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When interviewing for this job, I was asked multiple times about my leadership style. That was easy – I am a coach, both figuratively and literally. My husband and I find ourselves on a lot of sidelines coaching and cheering on our kids – we coach our sons in basketball and I coach our daughter in 4-year-old soccer, which is as fun, challenging and exhausting as you might think.

On all these sidelines, I come across a lot of umpires and referees. The umpire who calls the batter out at first base, but then she quietly checks on him because he ran his heart out trying to beat the throw. The older soccer referee who helps the goalie warm up by taking a few shots on goal and then mesmerizes the younger siblings at the half by juggling the soccer ball. The basketball referee having to hustle to keep up with the youngsters running the court, who talks to a player to help him learn how to avoid a carrying call next time he dribbles. 

Watching all of these people who make it to a match early on a Saturday or right after work, I kept wondering – why are they here? I hustled to get to the game because I have a child on the team. Without that, I would not be there.

This question grew stronger in me during a soccer tournament that was supposedly being played in Augusta, but in actuality was being played on the face of the sun. All the parents were sent a code of conduct that we had to read and follow. A few weeks later, we received a similar code for another child’s baseball team. The codes of conduct centered around how we conducted ourselves and how we treated the third parties who were officiating.

My husband has taught all of our kids to thank the refs after a game. Sometimes this is a hard thing to do, especially after a close loss when a few calls could have gone either way. I am glad he has taught the kids to do this, and frankly, I am glad he has taught me to do this.

Again, I ask myself, why the umps show up on a perfectly good Saturday where they could be anywhere else. The best I can figure out, these folks are there because they love the game and what the game stands for. It is not the check – those keep getting lower. It is not the prestige – again, parents and spectators have to agree to a code of conduct to treat them with some respect. However, without these refs and umps, there would not be games, there would not be sports.

As the Bar published information about the upcoming judicial elections, I found myself talking to a few people considering running. Often, they would say it was not the right time for them. Understandable, but again I was left wondering what makes people show up and offer to be judges. Unlike these kids’ sports, in our legal system lawyers can continue to be lawyers and likely out-earn a judge. So what makes lawyers decide “I will stop practicing law, and serve as a judge?”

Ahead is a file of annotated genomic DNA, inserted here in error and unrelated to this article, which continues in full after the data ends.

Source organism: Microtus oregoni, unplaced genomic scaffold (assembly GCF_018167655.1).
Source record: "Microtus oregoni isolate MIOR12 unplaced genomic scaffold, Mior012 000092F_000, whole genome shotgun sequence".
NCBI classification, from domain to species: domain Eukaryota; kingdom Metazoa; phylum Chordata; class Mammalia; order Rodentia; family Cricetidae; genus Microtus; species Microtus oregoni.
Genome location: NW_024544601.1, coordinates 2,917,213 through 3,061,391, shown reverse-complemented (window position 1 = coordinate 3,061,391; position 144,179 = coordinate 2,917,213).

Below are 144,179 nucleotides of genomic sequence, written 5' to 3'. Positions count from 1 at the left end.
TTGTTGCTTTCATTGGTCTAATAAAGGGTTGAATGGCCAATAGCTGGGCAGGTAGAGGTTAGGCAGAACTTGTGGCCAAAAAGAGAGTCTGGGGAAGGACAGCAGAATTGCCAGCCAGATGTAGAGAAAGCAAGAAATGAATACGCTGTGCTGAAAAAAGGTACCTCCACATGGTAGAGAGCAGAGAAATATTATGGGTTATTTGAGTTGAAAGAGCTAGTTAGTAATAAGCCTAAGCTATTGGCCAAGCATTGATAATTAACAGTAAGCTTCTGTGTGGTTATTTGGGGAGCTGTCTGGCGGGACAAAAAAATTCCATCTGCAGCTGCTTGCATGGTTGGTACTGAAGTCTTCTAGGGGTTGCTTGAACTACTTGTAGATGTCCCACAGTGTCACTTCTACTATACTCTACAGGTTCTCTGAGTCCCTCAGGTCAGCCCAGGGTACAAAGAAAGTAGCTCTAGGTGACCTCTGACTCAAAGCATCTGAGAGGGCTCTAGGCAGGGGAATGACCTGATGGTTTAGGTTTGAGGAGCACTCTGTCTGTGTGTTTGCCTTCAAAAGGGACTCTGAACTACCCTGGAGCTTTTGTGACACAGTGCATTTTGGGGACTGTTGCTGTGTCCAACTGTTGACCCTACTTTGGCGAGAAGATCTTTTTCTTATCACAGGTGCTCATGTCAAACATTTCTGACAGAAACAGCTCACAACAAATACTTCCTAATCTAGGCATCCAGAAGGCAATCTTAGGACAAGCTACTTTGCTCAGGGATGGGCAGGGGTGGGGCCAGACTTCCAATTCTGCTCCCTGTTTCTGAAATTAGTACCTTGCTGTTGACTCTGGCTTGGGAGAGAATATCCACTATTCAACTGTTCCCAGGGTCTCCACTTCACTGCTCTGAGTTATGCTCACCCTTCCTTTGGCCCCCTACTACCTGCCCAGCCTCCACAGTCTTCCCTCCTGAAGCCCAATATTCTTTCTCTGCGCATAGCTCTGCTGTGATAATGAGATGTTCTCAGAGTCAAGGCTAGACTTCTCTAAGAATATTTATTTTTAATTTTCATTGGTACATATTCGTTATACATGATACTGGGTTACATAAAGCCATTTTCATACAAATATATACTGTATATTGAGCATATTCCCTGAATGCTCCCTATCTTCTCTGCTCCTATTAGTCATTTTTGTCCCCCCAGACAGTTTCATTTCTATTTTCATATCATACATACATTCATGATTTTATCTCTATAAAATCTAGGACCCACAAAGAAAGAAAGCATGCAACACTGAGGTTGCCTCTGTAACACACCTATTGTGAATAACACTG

I think it is that love for the justice system and a heart for public service that calls to a person. We must have people call the balls and strikes for our justice system to exist. This is an incredibly difficult task. No one will ever leave a ballfield thinking an ump got everything correct – we are human after all – and a court room is no different. We have an appeals process in our system as a safeguard, which is more thorough than any instant replay on a field. Judges certainly hear from many people on the sidelines too, and there is no code of conduct for non-attorneys there. Not everyone understands the legal constraints, such as standing, that our courts must adhere to. Further, few know that judges cannot respond to taunts and heckles from the sidelines.

So why are they here? Why did multiple people offer to serve as judges and enter a screening process that includes submitting personal data questionnaires that rival bar applications and include financial details, interviews with a local citizens committee, interviews with the Bar (which include being asked academic legal questions as well as questions following a detailed survey of attorneys about the candidate), an anonymous ballot box survey of all attorneys and clerks of court, and a public hearing in front of the Judicial Merit Selection Commission. All these interviews and surveys look at a candidate’s qualifications, ethical fitness, professional and academic ability, character, reputation, physical and mental health, experience, judicial temperament and other qualifications. 

I think someone embarks on this rigorous journey for similar reasons as the young baseball ump calling balls and strikes on the pitcher not much younger than him – because they love the justice system. It is part of their soul, and they know without them calling balls and strikes, there would not be a justice system. They show up to serve – serve our system, serve our citizens and serve our state.

So thank you to all who currently serve or have served in the past, to all who offered to serve, and to all those who are considering one day offering. Thank you for showing up. Our justice system needs you.

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